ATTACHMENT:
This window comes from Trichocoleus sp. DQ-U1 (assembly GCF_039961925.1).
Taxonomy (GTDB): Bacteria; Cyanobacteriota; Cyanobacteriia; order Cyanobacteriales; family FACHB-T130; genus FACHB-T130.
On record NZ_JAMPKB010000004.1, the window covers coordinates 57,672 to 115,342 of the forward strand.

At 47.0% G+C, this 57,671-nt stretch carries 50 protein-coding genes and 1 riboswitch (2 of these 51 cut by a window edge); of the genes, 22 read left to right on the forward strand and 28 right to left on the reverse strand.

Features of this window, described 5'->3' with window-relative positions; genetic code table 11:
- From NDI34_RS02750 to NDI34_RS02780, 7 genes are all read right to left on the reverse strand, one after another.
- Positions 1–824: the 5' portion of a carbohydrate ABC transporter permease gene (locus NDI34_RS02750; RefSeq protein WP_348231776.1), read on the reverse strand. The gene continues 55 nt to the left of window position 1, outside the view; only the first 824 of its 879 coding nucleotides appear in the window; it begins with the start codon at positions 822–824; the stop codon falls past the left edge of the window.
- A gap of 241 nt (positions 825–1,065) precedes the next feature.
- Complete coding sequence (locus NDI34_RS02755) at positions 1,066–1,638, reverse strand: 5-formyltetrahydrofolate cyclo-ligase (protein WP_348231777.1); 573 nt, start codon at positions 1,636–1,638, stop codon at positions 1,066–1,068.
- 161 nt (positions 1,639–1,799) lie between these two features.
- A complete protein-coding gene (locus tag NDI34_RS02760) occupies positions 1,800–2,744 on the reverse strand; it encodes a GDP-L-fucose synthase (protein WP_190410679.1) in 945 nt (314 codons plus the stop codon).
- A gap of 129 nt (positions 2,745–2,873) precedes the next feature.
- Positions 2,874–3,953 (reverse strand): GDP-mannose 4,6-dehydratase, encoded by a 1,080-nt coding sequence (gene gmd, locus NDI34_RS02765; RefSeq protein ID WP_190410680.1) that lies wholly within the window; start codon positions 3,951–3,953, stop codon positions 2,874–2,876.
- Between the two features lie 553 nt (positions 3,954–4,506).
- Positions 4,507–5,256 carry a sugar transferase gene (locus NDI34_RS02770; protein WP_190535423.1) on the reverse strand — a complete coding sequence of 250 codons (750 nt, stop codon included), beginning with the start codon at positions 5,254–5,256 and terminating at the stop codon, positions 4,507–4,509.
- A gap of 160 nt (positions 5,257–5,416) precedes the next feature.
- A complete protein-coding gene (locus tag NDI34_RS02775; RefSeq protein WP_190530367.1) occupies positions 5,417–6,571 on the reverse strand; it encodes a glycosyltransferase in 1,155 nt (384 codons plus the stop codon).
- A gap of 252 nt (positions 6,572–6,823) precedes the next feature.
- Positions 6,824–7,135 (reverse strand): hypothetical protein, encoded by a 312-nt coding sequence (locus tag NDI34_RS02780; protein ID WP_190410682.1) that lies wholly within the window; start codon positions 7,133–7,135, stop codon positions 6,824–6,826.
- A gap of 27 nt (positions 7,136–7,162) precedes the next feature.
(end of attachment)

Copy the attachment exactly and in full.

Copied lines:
This window comes from Trichocoleus sp. DQ-U1 (assembly GCF_039961925.1).
Taxonomy (GTDB): Bacteria; Cyanobacteriota; Cyanobacteriia; order Cyanobacteriales; family FACHB-T130; genus FACHB-T130.
On record NZ_JAMPKB010000004.1, the window covers coordinates 57,672 to 115,342 of the forward strand.

At 47.0% G+C, this 57,671-nt stretch carries 50 protein-coding genes and 1 riboswitch (2 of these 51 cut by a window edge); of the genes, 22 read left to right on the forward strand and 28 right to left on the reverse strand.

Features of this window, described 5'->3' with window-relative positions; genetic code table 11:
- From NDI34_RS02750 to NDI34_RS02780, 7 genes are all read right to left on the reverse strand, one after another.
- Positions 1–824: the 5' portion of a carbohydrate ABC transporter permease gene (locus NDI34_RS02750; RefSeq protein WP_348231776.1), read on the reverse strand. The gene continues 55 nt to the left of window position 1, outside the view; only the first 824 of its 879 coding nucleotides appear in the window; it begins with the start codon at positions 822–824; the stop codon falls past the left edge of the window.
- A gap of 241 nt (positions 825–1,065) precedes the next feature.
- Complete coding sequence (locus NDI34_RS02755) at positions 1,066–1,638, reverse strand: 5-formyltetrahydrofolate cyclo-ligase (protein WP_348231777.1); 573 nt, start codon at positions 1,636–1,638, stop codon at positions 1,066–1,068.
- 161 nt (positions 1,639–1,799) lie between these two features.
- A complete protein-coding gene (locus tag NDI34_RS02760) occupies positions 1,800–2,744 on the reverse strand; it encodes a GDP-L-fucose synthase (protein WP_190410679.1) in 945 nt (314 codons plus the stop codon).
- A gap of 129 nt (positions 2,745–2,873) precedes the next feature.
- Positions 2,874–3,953 (reverse strand): GDP-mannose 4,6-dehydratase, encoded by a 1,080-nt coding sequence (gene gmd, locus NDI34_RS02765; RefSeq protein ID WP_190410680.1) that lies wholly within the window; start codon positions 3,951–3,953, stop codon positions 2,874–2,876.
- Between the two features lie 553 nt (positions 3,954–4,506).
- Positions 4,507–5,256 carry a sugar transferase gene (locus NDI34_RS02770; protein WP_190535423.1) on the reverse strand — a complete coding sequence of 250 codons (750 nt, stop codon included), beginning with the start codon at positions 5,254–5,256 and terminating at the stop codon, positions 4,507–4,509.
- A gap of 160 nt (positions 5,257–5,416) precedes the next feature.
- A complete protein-coding gene (locus tag NDI34_RS02775; RefSeq protein WP_190530367.1) occupies positions 5,417–6,571 on the reverse strand; it encodes a glycosyltransferase in 1,155 nt (384 codons plus the stop codon).
- A gap of 252 nt (positions 6,572–6,823) precedes the next feature.
- Positions 6,824–7,135 (reverse strand): hypothetical protein, encoded by a 312-nt coding sequence (locus tag NDI34_RS02780; protein ID WP_190410682.1) that lies wholly within the window; start codon positions 7,133–7,135, stop codon positions 6,824–6,826.
- A gap of 27 nt (positions 7,136–7,162) precedes the next feature.